The Two-Way
6:22 pm
Mon July 9, 2012

From Our Readers: A Car Worthy of 'The Saint'

Comments under today's piece on a very well-travelled Volvo, reveal an abundance of affection for the make. "I'll be here all week" recalls with fondness all the "quirky features" of his white 1968 P1800S, including "rear view mirror ... mounted on the center of the dashboard, vertical temp gauges between the speedo and tach, the funky aircraft style levers for the vents and fan."

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After nearly a decade as an award-winning Foreign Correspondent with NPR's international desk, Eric Westervelt returned in September 2013 to domestic news with a new national beat covering American education as an Education Correspondent.

In this role, he covers the news, issues, and trends in classrooms across the country, from pre-K to higher education. He has a strong interest in the multiple ways in which technology is disrupting traditional pedagogy.

Westervelt recently returned from a 2013 John S Knight Journalism Fellowship at Stanford University. The fellowship focused on journalistic innovation, leadership, entrepreneurship and the future of news.

The Record
5:22 pm
Mon July 9, 2012

Essence In New Orleans: A Festival That Knows Its Audience

Mary J. Blige performs during the 2012 Essence Music Festival at Louisiana Superdome on July 7.
Erika Goldring Getty Images

Originally published on Wed July 31, 2013 2:23 pm

For the last 18 years, the Essence Music Festival has been the go-to event for African-Americans, especially African-American women. For three days in New Orleans, hundreds of thousands show up for R&B and gospel concerts and panels on politics, financial planning and parenting.

If it's a party, as creator George Wein describes it, it's a party with a purpose.

"New Orleans is a party city and they party," Wein says. "People party here. If you go to the hotels — 40-floor hotels — [there's] like 40 floors of parties."

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It's All Politics
5:21 pm
Mon July 9, 2012

Justice Department, Texas Face Off In Court Over Voter ID Law

Originally published on Mon July 9, 2012 6:54 pm

The Justice Department and the state of Texas faced off at trial Monday over the state's new voter identification law, which the Obama administration claims violates the federal Voting Rights Act.

In opening arguments before a three-judge panel in federal district court in Washington, D.C., a lawyer for Texas argued that the photo ID requirement was intended to limit voter fraud, not to curb turnout of legally registered voters.

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All Tech Considered
5:20 pm
Mon July 9, 2012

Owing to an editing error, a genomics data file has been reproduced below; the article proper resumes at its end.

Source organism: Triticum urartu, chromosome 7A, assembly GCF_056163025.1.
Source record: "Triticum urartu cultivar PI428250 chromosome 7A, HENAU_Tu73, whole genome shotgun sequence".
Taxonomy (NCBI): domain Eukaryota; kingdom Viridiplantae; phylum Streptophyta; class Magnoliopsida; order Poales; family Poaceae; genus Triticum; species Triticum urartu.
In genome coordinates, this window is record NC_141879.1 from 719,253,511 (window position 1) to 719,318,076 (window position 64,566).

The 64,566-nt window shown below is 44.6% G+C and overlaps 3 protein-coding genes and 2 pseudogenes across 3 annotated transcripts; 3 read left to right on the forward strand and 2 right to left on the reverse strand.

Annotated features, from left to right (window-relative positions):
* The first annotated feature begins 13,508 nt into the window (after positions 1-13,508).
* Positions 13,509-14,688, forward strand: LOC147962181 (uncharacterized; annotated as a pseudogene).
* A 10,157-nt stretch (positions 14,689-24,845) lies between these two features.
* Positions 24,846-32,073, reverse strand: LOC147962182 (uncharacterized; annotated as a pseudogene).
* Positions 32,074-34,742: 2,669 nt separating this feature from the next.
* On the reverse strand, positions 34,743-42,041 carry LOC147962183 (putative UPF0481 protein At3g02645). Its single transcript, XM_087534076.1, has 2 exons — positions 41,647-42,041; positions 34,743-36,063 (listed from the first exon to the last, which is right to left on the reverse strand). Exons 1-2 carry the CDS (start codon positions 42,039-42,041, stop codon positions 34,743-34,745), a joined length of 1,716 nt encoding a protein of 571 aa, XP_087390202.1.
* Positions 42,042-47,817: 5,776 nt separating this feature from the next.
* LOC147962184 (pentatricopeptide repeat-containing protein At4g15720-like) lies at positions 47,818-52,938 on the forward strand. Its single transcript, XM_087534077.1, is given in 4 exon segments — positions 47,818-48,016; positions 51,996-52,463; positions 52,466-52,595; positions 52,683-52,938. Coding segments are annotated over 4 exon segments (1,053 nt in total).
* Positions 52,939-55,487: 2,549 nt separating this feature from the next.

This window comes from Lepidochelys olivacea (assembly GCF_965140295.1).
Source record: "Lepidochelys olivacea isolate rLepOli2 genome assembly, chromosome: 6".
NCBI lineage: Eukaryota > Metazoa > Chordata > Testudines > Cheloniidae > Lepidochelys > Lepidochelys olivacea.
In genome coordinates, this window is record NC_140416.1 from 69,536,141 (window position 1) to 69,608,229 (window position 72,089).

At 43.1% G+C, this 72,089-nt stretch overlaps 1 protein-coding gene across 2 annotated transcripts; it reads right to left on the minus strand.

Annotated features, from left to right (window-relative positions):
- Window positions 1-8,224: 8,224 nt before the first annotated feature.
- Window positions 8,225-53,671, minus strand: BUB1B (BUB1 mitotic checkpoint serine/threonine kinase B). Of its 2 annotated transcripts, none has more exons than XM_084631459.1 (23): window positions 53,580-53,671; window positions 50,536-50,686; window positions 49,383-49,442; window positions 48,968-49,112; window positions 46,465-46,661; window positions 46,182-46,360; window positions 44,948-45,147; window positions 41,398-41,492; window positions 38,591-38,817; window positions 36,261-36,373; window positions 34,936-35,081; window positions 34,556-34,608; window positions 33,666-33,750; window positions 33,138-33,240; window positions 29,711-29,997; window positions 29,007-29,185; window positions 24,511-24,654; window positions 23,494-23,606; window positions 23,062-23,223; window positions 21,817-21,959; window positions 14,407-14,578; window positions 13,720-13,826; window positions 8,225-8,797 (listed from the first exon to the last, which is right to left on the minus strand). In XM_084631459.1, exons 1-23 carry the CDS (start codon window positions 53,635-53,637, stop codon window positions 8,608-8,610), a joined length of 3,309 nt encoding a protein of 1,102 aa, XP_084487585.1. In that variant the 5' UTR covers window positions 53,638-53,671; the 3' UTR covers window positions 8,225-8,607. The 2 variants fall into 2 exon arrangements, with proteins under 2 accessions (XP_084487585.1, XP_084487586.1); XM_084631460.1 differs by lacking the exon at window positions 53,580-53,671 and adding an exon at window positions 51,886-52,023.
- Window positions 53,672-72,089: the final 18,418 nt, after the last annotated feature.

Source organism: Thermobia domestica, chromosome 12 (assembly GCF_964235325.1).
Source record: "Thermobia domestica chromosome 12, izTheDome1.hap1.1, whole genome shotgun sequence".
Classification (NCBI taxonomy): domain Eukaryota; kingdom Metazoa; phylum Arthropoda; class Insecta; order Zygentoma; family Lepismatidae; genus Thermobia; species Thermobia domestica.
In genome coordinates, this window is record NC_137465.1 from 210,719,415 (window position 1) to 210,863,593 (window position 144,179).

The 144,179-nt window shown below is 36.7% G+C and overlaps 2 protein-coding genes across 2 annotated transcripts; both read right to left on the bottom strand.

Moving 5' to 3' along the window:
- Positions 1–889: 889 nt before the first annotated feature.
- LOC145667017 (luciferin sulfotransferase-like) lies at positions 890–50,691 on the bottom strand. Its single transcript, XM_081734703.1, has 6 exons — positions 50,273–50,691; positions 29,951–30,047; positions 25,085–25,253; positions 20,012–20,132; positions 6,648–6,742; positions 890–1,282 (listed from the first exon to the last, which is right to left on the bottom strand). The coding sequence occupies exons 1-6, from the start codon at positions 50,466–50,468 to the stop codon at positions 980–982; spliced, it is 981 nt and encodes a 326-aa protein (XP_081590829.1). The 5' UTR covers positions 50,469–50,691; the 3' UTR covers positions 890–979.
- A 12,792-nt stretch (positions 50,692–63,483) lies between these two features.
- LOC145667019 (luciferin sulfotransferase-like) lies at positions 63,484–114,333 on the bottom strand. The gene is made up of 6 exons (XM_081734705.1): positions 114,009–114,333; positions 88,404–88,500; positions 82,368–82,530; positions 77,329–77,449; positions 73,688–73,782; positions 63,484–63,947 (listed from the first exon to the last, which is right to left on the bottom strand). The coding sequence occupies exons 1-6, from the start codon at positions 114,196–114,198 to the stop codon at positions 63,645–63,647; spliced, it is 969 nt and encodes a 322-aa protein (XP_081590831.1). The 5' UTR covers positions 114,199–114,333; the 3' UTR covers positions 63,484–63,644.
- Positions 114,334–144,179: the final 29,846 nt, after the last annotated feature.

The Next Silicon Valley? Berlin Startups Catching Up With The Hype

Simon Fabich (center) is CEO and co-founder of the Berlin-based online shopping startup Monoqi. Artsy and relatively inexpensive, Berlin is an up-and-coming city for European tech startups.
Courtesy of Monoqi

Originally published on Tue October 16, 2012 4:29 pm

California's Silicon Valley remains by far the dominant arena for high-tech startups and venture capitalists looking to back innovative projects.

But Europe is starting to make its mark on the startup scene. London, Paris and Berlin are starting to hold their own as more and more European startups look to compete on the global stage and attract investors.

A 'Crazy Green Field' For Creative Types

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The Two-Way
5:16 pm
Mon July 9, 2012

Think Our Cable Chat Shows Are Raucous? In Turkey They Pull Guns

A Jordanian MP pulls a gun on an opponent.
YouTube

Originally published on Mon July 9, 2012 5:42 pm

That headline may seem familiar. It's borrowed from a post we wrote last month about an altercation on a Greek TV show. We're reprising the title, because a Jordanian television talk show has seen that altercation and raised it by a gun.

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Alan Cheuse has been reviewing books on All Things Considered since the 1980s. His challenge is to make each two-minute review as fresh and interesting as possible while focusing on the essence of the book itself.

NPR News' Brian Naylor is a correspondent on the Washington Desk.

In this role, he covers politics and federal agencies, including transportation and homeland security.

With more than 30 years of experience at NPR, Naylor has served as National Desk correspondent, White House correspondent, congressional correspondent, foreign correspondent and newscaster during All Things Considered. He has filled in as host on many NPR programs, including Morning Edition, Weekend Edition and Talk of the Nation.

Afghanistan
4:54 pm
Mon July 9, 2012

A Taliban Execution Brings Back Painful Memories

A screen grab from the video of a public execution reportedly carried out last month in Afghanistan. The victim is sitting with her back to the executioner, who is at left.
Agence France Presse

Originally published on Tue July 10, 2012 1:33 pm

Earlier today, we published and distributed a story by Ahmad Shafi recounting his experience witnessing a public execution in Kabul in 1998. Since the story was published, it has come to our attention that portions of the piece were copied from a story by Jason Burke, published by the London Review of Books in March 2001. We have removed Shafi's story from our website.

It's All Politics
4:50 pm
Mon July 9, 2012

Swing State TV Stations Spiking Ad Rates As Campaign Cash Pours In

President Obama at a stop on his bus tour of Ohio in Port Clinton on July 5.
Jim Watson AFP/Getty Images

Originally published on Mon July 9, 2012 6:19 pm

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